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If the strike hits, Late Night TV is the first to go

Posted by gnn1 on Saturday, 3 November 2007

So, the union members of Writers’ Guild of America are preparing to strike.  To the point that they were told to take home personal belongings from their offices.  If the strike hits, and odds are about good as seeing Britney Spears on Perez Hilton on any given day (pretty fuckin high in other words), late night shows like Leno will be the first to be impacted.

Because they rely on current events for the bulk of the day’s night’s storyline, they haven’t been able to stockpile scripts like TV shows and film studios have.  As a matter of fact it’s already been determined that if the strike starts at 1201 am PST Monday as planned, Leno will immediately revert to re-runs.

Next to feel the impact will be daily shows like soap operas and shows like The View, who only stockpile about a week’s worth of episodes.

Movies will largely be unaffected unless the strike drags for a VERRRRRRRRYY long time as studios have a large number of scripts stockpiled, not to mention films in progress.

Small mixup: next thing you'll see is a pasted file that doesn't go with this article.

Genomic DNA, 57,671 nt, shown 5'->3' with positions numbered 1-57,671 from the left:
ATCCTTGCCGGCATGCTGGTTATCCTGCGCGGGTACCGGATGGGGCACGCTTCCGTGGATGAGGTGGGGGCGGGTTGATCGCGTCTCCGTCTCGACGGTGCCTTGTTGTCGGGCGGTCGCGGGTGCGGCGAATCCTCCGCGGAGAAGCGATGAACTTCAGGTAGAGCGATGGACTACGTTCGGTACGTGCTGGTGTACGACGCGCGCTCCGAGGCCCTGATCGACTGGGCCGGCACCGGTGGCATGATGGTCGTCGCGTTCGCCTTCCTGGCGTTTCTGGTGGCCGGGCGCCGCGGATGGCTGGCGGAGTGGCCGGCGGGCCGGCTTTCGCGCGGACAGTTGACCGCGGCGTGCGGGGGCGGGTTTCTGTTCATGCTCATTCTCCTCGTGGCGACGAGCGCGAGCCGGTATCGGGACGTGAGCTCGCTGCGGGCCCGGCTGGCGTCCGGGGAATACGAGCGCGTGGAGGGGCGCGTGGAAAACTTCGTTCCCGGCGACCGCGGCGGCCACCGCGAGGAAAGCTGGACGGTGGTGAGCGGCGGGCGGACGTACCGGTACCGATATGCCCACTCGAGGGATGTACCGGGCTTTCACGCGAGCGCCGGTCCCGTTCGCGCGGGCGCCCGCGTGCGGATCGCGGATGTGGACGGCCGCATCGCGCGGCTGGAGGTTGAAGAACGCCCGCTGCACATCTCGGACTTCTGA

Regular TV shows may or may not be affected.  It depends on the duration of the strike.  The last strike ushered in the age of Reality TV because they don’t typically require writers.  Currently, it’s estimated that most shows have enough scripts in progress or stockpiled to last until early next year (which, frighteningly, is only about 8 weeks away, although the reports didn’t say how far IN to next year).

The last strike lasted 22 weeks (2 weeks shy of a typical full TV season, just for comparison).

This strike is related to (primarily) DVD and internet sales residuals for writers.  The current arrangement was decided 22 years ago, in 1985.  Writers agreed to undercut themselves then, because home entertainment (then VHS or the very short-lived Beta-Max) was struggling in its early years.

Now they get the same amount $0.04 (that’s 4 cents) per disc sold as they did in 1985 (which I am assuming was per tape then).  They also want to increase their share in download licensing fees from 1.2% to 2.5% (just over a 100% increase).

Given how little writers make compared to the stars and bigwigs behind films and TV shows (even the crappy ones that no one see), it seems to be a pretty fair demand.  Now, I’m NOT a member, I DON’T know all the details or demands, and I don’t know the producers’ stories.  But regardless, it appears that either or both sides have forgotten that negotiation means compromise.  Is 4 cents or another $1.30 (based on average online movie pricing to be just under $10) or less REALLY too much to give up to the people who keep you producers in work???  Let’s not forget that no writers=no scripts=no new work.

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